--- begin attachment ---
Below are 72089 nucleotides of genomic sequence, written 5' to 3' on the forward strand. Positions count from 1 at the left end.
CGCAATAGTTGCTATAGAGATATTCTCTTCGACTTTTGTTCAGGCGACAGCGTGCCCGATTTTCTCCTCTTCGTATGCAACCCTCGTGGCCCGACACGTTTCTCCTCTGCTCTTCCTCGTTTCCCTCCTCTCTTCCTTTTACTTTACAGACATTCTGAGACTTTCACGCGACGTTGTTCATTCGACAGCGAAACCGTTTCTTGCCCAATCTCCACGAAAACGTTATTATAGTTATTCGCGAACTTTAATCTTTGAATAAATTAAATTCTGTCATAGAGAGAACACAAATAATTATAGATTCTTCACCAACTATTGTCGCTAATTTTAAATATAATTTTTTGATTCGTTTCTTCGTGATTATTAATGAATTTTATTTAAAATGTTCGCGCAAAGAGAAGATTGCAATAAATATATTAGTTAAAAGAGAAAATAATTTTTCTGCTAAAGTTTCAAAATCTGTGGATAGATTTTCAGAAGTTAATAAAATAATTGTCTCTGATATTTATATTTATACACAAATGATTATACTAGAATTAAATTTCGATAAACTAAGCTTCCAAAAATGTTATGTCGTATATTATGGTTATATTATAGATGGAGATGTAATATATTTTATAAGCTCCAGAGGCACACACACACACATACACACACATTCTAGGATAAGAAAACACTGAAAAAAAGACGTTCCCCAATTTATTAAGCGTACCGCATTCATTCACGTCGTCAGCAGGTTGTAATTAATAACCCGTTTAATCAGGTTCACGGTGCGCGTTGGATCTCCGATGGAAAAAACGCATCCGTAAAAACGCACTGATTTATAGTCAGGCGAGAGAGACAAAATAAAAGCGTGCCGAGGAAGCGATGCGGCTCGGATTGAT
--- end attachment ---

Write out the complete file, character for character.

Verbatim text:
Below are 72089 nucleotides of genomic sequence, written 5' to 3' on the forward strand. Positions count from 1 at the left end.
CGCAATAGTTGCTATAGAGATATTCTCTTCGACTTTTGTTCAGGCGACAGCGTGCCCGATTTTCTCCTCTTCGTATGCAACCCTCGTGGCCCGACACGTTTCTCCTCTGCTCTTCCTCGTTTCCCTCCTCTCTTCCTTTTACTTTACAGACATTCTGAGACTTTCACGCGACGTTGTTCATTCGACAGCGAAACCGTTTCTTGCCCAATCTCCACGAAAACGTTATTATAGTTATTCGCGAACTTTAATCTTTGAATAAATTAAATTCTGTCATAGAGAGAACACAAATAATTATAGATTCTTCACCAACTATTGTCGCTAATTTTAAATATAATTTTTTGATTCGTTTCTTCGTGATTATTAATGAATTTTATTTAAAATGTTCGCGCAAAGAGAAGATTGCAATAAATATATTAGTTAAAAGAGAAAATAATTTTTCTGCTAAAGTTTCAAAATCTGTGGATAGATTTTCAGAAGTTAATAAAATAATTGTCTCTGATATTTATATTTATACACAAATGATTATACTAGAATTAAATTTCGATAAACTAAGCTTCCAAAAATGTTATGTCGTATATTATGGTTATATTATAGATGGAGATGTAATATATTTTATAAGCTCCAGAGGCACACACACACACATACACACACATTCTAGGATAAGAAAACACTGAAAAAAAGACGTTCCCCAATTTATTAAGCGTACCGCATTCATTCACGTCGTCAGCAGGTTGTAATTAATAACCCGTTTAATCAGGTTCACGGTGCGCGTTGGATCTCCGATGGAAAAAACGCATCCGTAAAAACGCACTGATTTATAGTCAGGCGAGAGAGACAAAATAAAAGCGTGCCGAGGAAGCGATGCGGCTCGGATTGAT